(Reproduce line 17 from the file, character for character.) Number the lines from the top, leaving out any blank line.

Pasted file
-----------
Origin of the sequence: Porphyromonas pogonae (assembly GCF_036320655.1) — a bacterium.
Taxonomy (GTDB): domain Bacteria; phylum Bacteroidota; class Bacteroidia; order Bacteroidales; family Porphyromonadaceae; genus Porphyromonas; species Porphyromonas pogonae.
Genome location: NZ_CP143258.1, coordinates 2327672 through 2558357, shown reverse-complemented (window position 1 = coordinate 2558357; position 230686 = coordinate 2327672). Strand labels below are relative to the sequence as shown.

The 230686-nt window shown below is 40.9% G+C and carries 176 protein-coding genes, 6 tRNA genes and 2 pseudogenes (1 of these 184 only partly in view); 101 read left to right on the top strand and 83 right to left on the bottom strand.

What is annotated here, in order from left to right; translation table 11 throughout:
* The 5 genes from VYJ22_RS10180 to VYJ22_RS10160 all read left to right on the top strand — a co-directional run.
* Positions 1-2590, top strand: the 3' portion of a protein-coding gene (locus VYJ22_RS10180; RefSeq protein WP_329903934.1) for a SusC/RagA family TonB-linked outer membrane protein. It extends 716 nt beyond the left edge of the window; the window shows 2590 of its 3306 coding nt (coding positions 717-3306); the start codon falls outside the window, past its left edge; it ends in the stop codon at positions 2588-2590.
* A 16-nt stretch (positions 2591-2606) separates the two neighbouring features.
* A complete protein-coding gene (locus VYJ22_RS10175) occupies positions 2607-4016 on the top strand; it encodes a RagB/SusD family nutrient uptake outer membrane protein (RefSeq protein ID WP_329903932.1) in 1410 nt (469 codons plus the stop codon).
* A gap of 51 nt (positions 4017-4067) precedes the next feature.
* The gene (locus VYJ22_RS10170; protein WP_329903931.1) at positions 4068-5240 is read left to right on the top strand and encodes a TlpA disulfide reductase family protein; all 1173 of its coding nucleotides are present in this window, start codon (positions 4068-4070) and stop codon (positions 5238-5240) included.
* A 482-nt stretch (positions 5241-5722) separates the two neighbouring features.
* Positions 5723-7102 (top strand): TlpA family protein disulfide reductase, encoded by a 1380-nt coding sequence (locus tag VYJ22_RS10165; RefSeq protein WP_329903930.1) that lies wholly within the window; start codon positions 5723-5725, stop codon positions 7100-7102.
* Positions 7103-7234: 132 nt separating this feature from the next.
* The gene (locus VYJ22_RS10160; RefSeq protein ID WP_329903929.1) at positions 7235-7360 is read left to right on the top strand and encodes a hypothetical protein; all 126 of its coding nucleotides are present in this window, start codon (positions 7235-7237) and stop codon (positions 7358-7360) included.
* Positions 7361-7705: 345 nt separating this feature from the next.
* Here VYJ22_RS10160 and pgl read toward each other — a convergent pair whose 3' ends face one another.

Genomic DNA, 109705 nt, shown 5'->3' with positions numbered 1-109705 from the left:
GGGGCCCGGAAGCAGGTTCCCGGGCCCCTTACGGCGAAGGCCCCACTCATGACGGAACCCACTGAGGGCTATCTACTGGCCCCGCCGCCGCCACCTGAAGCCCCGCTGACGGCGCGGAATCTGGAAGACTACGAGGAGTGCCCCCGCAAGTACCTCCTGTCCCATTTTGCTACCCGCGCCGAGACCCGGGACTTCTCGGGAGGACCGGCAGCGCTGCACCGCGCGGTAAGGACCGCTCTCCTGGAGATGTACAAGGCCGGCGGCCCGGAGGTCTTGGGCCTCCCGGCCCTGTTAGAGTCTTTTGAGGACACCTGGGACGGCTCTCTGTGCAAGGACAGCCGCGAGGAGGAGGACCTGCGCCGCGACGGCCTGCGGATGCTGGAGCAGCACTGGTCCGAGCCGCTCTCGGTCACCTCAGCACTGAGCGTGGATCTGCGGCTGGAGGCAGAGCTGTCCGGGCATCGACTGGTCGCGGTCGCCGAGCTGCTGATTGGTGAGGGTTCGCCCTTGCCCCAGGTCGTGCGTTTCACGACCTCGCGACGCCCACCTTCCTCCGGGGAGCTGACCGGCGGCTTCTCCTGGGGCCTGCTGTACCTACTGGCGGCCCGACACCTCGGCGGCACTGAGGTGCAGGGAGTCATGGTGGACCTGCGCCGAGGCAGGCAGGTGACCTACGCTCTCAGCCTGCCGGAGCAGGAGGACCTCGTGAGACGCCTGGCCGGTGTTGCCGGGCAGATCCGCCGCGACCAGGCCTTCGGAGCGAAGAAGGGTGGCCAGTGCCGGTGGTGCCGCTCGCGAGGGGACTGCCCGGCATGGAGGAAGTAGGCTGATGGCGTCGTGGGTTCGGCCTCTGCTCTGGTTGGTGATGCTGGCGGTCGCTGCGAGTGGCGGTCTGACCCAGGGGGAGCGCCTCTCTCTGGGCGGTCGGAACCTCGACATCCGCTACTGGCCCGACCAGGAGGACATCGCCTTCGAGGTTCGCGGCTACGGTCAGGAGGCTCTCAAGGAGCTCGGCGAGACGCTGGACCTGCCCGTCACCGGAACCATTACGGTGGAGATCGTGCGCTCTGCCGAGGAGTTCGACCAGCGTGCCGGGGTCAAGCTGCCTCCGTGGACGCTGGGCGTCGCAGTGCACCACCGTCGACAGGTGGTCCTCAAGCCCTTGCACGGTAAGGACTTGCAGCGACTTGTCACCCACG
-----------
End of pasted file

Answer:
* Here VYJ22_RS10160 and pgl read toward each other — a convergent pair whose 3' ends face one another.